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Health, Science & Tech

Survey: A Bad Childhood Can Mean Bad Health in Adulthood

The results of a survey released Tuesday from the University of Pittsburgh’s Graduate School of Public Health reveal that people who are in low-income and educational brackets are five times as likely to have faced abuse in childhood than people in higher socio-economic brackets. The survey subjects were Allegheny County residents.

Researchers focused on African-Americans. African-Americans are 10 percent of the county but were 20 percent of the survey. Researchers looked at the effects of adverse childhood events on all types of health behaviors and outcomes.

Lead investigator Todd Bear said they looked at several demographic factors, such as race, age, income and disability status. They say that eliminating childhood abuse could significantly reduce serious mental illness and physical ailments such as heart disease, particularly in at-risk populations that already suffer with health disparities.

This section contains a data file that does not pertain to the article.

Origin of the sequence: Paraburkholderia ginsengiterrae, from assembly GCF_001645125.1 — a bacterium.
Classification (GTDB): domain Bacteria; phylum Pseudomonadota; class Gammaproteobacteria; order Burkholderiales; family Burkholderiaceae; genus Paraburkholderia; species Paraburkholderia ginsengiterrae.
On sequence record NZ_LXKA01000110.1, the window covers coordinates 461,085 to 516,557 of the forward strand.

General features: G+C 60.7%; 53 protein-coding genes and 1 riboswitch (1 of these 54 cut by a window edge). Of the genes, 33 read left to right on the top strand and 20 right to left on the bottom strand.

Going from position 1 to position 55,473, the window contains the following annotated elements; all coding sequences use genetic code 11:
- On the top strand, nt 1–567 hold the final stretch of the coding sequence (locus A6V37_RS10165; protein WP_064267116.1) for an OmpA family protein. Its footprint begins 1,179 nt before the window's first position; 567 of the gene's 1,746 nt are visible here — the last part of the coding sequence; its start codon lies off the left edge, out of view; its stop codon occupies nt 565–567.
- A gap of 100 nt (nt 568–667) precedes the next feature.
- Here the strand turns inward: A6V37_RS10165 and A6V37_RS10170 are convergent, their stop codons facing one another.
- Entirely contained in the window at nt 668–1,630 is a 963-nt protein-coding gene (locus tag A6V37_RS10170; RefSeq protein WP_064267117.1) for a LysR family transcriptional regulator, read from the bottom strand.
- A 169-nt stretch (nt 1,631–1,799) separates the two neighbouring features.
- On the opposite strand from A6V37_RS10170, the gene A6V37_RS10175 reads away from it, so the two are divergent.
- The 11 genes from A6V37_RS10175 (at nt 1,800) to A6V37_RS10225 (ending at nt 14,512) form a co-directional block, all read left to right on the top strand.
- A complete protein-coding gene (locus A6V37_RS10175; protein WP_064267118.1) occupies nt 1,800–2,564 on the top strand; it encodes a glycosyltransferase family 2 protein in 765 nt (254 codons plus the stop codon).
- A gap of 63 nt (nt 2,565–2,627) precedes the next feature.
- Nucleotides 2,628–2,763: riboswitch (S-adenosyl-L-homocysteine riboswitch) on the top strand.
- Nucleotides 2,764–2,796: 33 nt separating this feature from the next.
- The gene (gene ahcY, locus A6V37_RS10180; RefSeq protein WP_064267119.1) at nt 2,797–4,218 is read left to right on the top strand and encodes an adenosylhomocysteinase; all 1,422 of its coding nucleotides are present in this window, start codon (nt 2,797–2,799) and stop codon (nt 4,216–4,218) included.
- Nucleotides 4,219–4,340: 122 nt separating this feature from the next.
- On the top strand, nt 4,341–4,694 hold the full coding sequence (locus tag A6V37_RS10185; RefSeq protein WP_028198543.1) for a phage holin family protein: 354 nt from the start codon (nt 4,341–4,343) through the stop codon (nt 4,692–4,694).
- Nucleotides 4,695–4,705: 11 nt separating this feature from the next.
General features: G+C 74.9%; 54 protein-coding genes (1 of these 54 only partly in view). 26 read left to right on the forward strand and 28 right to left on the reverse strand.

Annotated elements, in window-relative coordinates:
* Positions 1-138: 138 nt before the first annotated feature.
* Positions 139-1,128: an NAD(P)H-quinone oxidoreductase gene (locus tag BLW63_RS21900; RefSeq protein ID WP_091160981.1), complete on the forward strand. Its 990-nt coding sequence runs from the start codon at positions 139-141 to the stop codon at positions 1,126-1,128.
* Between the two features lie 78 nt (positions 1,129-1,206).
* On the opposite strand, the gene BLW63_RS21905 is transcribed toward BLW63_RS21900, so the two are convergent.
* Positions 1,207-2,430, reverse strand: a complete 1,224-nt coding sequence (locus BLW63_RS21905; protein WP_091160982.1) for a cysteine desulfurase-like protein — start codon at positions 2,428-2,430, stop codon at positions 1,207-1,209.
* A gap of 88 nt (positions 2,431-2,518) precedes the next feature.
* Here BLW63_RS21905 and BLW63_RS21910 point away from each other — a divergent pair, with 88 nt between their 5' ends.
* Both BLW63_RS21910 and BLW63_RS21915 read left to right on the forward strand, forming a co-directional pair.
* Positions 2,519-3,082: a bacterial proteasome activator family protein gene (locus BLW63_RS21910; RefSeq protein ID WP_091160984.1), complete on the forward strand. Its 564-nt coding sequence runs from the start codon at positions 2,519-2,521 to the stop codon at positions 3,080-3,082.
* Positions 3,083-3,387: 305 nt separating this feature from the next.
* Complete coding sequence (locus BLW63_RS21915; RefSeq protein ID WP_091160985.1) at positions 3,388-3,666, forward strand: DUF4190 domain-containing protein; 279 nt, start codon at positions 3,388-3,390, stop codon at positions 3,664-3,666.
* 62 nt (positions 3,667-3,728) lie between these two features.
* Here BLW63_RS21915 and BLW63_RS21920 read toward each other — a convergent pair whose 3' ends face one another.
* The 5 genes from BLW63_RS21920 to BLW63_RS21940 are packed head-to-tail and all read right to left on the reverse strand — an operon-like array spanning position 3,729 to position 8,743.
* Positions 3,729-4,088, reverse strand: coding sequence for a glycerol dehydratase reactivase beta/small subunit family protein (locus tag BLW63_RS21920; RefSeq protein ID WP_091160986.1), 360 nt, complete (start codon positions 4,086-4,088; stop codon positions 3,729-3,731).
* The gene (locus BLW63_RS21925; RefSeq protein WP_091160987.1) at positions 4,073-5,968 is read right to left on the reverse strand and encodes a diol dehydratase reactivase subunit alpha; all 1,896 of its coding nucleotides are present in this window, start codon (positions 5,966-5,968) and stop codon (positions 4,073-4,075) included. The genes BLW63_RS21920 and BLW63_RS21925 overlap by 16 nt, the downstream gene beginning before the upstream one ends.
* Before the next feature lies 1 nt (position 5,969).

“What we’re finding is the causes of cardiovascular disease and serious mental illness are not only the things that we know like smoking and traumatic events but the risks start in early childhood during sensitive periods of development and they play themselves out over the life course or life span,” said Bear.

That an adverse childhood can cause problems in adulthood is well-known, but researchers say this data hadn’t been culled locally until this survey.

“If we want to make headway in reducing disparities in health, we really need to focus on early childhood environments,” said Bear.